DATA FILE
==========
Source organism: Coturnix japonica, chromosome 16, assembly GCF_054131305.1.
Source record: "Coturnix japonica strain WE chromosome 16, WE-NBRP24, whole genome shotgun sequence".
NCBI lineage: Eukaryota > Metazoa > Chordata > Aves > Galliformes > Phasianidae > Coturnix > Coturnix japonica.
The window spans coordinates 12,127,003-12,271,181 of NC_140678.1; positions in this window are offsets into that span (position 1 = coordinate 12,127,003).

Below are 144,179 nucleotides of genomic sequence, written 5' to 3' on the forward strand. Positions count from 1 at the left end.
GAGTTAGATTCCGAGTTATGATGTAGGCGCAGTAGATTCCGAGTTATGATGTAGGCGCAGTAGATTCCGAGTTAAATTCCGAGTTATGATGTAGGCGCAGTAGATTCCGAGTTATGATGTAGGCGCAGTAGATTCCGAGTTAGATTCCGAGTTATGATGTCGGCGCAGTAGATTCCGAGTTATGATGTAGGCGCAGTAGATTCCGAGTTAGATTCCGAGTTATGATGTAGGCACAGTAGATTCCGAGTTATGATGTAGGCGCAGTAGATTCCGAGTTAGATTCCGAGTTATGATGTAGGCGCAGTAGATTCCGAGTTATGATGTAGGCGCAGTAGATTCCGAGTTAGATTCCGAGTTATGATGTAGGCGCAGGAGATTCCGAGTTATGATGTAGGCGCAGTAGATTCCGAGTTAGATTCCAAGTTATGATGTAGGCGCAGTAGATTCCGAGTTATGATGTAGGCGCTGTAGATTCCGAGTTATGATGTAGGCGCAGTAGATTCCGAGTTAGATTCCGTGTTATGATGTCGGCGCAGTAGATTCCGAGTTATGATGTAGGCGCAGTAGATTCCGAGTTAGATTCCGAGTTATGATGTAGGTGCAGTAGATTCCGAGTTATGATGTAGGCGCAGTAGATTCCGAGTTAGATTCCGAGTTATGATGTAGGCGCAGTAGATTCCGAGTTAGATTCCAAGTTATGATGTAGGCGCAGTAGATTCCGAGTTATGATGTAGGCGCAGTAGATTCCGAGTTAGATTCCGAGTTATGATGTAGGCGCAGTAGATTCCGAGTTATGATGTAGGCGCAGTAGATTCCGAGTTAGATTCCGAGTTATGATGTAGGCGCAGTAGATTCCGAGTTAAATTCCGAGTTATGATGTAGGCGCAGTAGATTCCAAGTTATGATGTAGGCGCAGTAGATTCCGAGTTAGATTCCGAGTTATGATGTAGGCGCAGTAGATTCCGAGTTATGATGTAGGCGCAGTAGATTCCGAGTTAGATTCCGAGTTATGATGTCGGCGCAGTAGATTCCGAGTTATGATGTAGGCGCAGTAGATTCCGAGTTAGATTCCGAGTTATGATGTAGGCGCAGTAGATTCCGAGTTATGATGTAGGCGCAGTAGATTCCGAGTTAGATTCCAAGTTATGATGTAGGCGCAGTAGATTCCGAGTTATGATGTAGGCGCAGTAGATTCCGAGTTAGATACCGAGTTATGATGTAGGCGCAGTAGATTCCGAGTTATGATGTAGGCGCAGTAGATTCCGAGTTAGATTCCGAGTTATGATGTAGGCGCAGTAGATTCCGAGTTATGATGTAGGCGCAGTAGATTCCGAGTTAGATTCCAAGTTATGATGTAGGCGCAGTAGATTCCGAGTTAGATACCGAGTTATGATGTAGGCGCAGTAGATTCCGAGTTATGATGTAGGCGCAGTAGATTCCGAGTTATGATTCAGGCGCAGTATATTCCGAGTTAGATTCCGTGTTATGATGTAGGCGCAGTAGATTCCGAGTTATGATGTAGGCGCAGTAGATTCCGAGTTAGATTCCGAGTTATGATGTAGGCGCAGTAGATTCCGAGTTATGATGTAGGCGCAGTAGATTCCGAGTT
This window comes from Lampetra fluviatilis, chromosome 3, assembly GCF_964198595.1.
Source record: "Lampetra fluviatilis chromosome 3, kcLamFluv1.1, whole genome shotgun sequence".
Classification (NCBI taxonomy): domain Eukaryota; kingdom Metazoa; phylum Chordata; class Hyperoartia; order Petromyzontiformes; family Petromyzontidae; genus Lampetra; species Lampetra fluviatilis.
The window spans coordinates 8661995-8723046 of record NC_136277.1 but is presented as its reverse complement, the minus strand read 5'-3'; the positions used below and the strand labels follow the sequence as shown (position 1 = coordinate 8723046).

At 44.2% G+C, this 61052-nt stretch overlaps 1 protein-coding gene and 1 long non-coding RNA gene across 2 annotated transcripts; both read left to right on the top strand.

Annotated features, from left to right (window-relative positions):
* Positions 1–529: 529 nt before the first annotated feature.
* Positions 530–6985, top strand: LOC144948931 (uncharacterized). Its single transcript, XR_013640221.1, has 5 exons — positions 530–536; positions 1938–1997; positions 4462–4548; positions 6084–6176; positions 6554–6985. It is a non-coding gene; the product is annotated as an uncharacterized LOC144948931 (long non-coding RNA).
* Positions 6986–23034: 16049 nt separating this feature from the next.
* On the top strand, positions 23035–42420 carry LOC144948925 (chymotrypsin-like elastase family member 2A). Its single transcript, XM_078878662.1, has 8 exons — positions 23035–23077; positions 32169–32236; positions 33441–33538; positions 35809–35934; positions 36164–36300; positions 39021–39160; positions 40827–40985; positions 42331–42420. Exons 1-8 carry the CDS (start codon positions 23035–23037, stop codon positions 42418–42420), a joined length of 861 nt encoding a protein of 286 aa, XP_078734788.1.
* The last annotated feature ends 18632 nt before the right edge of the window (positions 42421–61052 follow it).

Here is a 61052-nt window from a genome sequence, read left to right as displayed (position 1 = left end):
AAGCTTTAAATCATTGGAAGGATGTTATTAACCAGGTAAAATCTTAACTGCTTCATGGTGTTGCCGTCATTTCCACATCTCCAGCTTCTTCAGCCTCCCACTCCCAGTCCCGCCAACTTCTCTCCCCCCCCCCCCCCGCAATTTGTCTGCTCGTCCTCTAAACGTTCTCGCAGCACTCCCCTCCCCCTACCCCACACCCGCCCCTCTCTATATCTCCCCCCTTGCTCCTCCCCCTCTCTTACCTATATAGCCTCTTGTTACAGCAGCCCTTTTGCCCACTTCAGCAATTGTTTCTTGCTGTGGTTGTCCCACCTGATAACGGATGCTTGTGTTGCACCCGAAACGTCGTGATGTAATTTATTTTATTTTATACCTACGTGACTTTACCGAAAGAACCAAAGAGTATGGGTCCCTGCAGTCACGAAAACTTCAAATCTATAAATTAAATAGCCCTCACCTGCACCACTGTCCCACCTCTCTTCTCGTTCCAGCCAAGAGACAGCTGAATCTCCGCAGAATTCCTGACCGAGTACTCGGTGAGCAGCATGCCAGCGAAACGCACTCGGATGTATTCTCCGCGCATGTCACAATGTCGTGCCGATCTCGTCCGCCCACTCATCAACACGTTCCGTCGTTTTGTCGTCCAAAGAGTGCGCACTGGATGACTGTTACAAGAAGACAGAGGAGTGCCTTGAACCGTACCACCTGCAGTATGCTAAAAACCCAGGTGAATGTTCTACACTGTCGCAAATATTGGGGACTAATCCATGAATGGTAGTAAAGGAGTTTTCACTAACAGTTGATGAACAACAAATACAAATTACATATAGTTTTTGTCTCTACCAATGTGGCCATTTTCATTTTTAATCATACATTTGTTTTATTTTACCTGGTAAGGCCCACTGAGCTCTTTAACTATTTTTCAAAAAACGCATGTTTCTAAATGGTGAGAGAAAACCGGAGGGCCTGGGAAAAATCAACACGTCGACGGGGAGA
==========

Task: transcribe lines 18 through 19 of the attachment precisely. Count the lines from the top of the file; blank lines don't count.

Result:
Here is a 61052-nt window from a genome sequence, read left to right as displayed (position 1 = left end):
AAGCTTTAAATCATTGGAAGGATGTTATTAACCAGGTAAAATCTTAACTGCTTCATGGTGTTGCCGTCATTTCCACATCTCCAGCTTCTTCAGCCTCCCACTCCCAGTCCCGCCAACTTCTCTCCCCCCCCCCCCCCGCAATTTGTCTGCTCGTCCTCTAAACGTTCTCGCAGCACTCCCCTCCCCCTACCCCACACCCGCCCCTCTCTATATCTCCCCCCTTGCTCCTCCCCCTCTCTTACCTATATAGCCTCTTGTTACAGCAGCCCTTTTGCCCACTTCAGCAATTGTTTCTTGCTGTGGTTGTCCCACCTGATAACGGATGCTTGTGTTGCACCCGAAACGTCGTGATGTAATTTATTTTATTTTATACCTACGTGACTTTACCGAAAGAACCAAAGAGTATGGGTCCCTGCAGTCACGAAAACTTCAAATCTATAAATTAAATAGCCCTCACCTGCACCACTGTCCCACCTCTCTTCTCGTTCCAGCCAAGAGACAGCTGAATCTCCGCAGAATTCCTGACCGAGTACTCGGTGAGCAGCATGCCAGCGAAACGCACTCGGATGTATTCTCCGCGCATGTCACAATGTCGTGCCGATCTCGTCCGCCCACTCATCAACACGTTCCGTCGTTTTGTCGTCCAAAGAGTGCGCACTGGATGACTGTTACAAGAAGACAGAGGAGTGCCTTGAACCGTACCACCTGCAGTATGCTAAAAACCCAGGTGAATGTTCTACACTGTCGCAAATATTGGGGACTAATCCATGAATGGTAGTAAAGGAGTTTTCACTAACAGTTGATGAACAACAAATACAAATTACATATAGTTTTTGTCTCTACCAATGTGGCCATTTTCATTTTTAATCATACATTTGTTTTATTTTACCTGGTAAGGCCCACTGAGCTCTTTAACTATTTTTCAAAAAACGCATGTTTCTAAATGGTGAGAGAAAACCGGAGGGCCTGGGAAAAATCAACACGTCGACGGGGAGA